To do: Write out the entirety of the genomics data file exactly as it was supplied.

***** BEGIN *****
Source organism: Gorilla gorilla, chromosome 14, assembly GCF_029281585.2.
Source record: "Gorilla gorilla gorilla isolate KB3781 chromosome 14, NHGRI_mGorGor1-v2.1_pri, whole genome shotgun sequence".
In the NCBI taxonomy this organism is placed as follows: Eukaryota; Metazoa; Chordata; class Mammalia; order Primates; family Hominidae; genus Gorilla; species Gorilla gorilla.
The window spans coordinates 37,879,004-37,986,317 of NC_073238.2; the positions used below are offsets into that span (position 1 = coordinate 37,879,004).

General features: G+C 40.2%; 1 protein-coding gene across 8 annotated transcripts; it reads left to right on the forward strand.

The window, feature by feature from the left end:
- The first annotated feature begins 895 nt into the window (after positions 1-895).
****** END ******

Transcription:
Source organism: Gorilla gorilla, chromosome 14, assembly GCF_029281585.2.
Source record: "Gorilla gorilla gorilla isolate KB3781 chromosome 14, NHGRI_mGorGor1-v2.1_pri, whole genome shotgun sequence".
In the NCBI taxonomy this organism is placed as follows: Eukaryota; Metazoa; Chordata; class Mammalia; order Primates; family Hominidae; genus Gorilla; species Gorilla gorilla.
The window spans coordinates 37,879,004-37,986,317 of NC_073238.2; the positions used below are offsets into that span (position 1 = coordinate 37,879,004).

General features: G+C 40.2%; 1 protein-coding gene across 8 annotated transcripts; it reads left to right on the forward strand.

The window, feature by feature from the left end:
- The first annotated feature begins 895 nt into the window (after positions 1-895).